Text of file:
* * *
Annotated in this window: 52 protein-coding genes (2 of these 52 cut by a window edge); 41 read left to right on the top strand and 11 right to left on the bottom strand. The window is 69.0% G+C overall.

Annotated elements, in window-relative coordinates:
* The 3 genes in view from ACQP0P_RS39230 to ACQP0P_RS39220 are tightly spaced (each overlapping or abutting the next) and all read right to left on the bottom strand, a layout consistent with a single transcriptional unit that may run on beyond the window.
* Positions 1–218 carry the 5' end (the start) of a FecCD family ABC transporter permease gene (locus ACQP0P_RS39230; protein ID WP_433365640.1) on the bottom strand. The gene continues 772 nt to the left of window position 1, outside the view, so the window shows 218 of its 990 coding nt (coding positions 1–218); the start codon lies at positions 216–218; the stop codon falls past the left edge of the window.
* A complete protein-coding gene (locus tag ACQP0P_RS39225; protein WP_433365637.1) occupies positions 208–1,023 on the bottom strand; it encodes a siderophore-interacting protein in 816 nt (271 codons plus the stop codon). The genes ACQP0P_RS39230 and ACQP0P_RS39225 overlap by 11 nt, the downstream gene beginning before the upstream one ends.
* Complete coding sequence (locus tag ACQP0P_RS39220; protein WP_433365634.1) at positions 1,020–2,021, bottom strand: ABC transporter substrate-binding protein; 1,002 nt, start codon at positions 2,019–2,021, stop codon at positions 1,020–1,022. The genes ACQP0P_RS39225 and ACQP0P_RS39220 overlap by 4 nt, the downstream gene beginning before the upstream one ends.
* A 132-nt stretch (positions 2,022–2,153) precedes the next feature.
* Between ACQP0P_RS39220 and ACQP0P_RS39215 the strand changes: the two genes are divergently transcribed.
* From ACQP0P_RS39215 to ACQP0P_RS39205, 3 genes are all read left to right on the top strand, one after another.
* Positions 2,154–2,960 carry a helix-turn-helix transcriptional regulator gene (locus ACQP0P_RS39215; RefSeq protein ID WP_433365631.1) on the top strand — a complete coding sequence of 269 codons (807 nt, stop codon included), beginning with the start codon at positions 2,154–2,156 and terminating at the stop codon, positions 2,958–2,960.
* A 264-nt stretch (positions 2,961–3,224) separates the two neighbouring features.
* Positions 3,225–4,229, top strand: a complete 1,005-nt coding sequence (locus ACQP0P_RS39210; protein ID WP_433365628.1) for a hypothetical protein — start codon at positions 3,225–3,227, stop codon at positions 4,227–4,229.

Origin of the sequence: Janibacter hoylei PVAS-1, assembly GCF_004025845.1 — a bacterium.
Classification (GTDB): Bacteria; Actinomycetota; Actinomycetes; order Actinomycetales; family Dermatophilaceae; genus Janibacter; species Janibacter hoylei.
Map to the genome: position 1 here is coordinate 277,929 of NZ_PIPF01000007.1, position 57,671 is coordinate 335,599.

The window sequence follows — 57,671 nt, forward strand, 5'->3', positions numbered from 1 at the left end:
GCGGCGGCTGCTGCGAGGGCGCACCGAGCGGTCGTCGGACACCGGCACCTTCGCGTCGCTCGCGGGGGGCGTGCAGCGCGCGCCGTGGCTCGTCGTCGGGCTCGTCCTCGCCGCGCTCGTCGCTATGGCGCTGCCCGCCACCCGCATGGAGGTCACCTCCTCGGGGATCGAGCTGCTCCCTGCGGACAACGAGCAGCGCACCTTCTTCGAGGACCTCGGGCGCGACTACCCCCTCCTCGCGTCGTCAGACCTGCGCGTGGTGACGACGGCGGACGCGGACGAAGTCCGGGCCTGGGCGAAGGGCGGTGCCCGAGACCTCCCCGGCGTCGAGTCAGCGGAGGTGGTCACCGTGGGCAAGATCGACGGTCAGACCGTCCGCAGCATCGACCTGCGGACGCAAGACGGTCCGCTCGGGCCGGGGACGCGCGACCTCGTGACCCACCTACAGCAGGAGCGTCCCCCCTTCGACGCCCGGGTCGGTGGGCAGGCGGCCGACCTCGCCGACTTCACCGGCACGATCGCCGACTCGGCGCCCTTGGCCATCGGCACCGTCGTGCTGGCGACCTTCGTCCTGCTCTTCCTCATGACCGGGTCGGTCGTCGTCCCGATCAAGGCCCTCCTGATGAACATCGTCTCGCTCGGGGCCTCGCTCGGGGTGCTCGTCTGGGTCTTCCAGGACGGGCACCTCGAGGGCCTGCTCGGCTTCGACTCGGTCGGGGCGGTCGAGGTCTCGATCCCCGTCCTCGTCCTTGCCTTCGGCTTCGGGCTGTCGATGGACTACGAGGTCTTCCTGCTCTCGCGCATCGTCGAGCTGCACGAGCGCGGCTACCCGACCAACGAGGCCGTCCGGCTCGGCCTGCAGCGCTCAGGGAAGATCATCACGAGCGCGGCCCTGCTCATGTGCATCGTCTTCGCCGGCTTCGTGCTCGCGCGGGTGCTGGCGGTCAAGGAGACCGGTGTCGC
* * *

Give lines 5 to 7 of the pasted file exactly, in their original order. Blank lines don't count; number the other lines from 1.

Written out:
* A complete protein-coding gene (locus tag ACQP0P_RS39225; protein WP_433365637.1) occupies positions 208–1,023 on the bottom strand; it encodes a siderophore-interacting protein in 816 nt (271 codons plus the stop codon). The genes ACQP0P_RS39230 and ACQP0P_RS39225 overlap by 11 nt, the downstream gene beginning before the upstream one ends.
* Complete coding sequence (locus tag ACQP0P_RS39220; protein WP_433365634.1) at positions 1,020–2,021, bottom strand: ABC transporter substrate-binding protein; 1,002 nt, start codon at positions 2,019–2,021, stop codon at positions 1,020–1,022. The genes ACQP0P_RS39225 and ACQP0P_RS39220 overlap by 4 nt, the downstream gene beginning before the upstream one ends.
* A 132-nt stretch (positions 2,022–2,153) precedes the next feature.